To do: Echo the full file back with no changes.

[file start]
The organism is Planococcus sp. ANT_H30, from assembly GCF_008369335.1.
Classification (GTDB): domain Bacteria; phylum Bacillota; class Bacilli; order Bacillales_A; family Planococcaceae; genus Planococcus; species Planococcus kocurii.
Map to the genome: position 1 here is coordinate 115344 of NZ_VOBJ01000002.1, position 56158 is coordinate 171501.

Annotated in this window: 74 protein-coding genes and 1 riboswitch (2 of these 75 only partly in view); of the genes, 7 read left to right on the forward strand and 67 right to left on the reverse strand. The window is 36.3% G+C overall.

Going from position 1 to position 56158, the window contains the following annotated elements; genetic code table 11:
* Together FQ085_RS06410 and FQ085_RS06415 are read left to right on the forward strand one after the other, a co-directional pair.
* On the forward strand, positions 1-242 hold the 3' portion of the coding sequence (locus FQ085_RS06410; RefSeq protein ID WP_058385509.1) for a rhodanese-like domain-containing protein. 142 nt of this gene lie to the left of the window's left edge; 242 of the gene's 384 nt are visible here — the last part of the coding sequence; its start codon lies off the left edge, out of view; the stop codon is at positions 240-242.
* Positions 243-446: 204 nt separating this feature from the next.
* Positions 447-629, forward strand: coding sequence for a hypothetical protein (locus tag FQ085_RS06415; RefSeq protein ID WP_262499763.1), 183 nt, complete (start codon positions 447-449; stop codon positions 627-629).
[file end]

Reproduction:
The organism is Planococcus sp. ANT_H30, from assembly GCF_008369335.1.
Classification (GTDB): domain Bacteria; phylum Bacillota; class Bacilli; order Bacillales_A; family Planococcaceae; genus Planococcus; species Planococcus kocurii.
Map to the genome: position 1 here is coordinate 115344 of NZ_VOBJ01000002.1, position 56158 is coordinate 171501.

Annotated in this window: 74 protein-coding genes and 1 riboswitch (2 of these 75 only partly in view); of the genes, 7 read left to right on the forward strand and 67 right to left on the reverse strand. The window is 36.3% G+C overall.

Going from position 1 to position 56158, the window contains the following annotated elements; genetic code table 11:
* Together FQ085_RS06410 and FQ085_RS06415 are read left to right on the forward strand one after the other, a co-directional pair.
* On the forward strand, positions 1-242 hold the 3' portion of the coding sequence (locus FQ085_RS06410; RefSeq protein ID WP_058385509.1) for a rhodanese-like domain-containing protein. 142 nt of this gene lie to the left of the window's left edge; 242 of the gene's 384 nt are visible here — the last part of the coding sequence; its start codon lies off the left edge, out of view; the stop codon is at positions 240-242.
* Positions 243-446: 204 nt separating this feature from the next.
* Positions 447-629, forward strand: coding sequence for a hypothetical protein (locus tag FQ085_RS06415; RefSeq protein ID WP_262499763.1), 183 nt, complete (start codon positions 447-449; stop codon positions 627-629).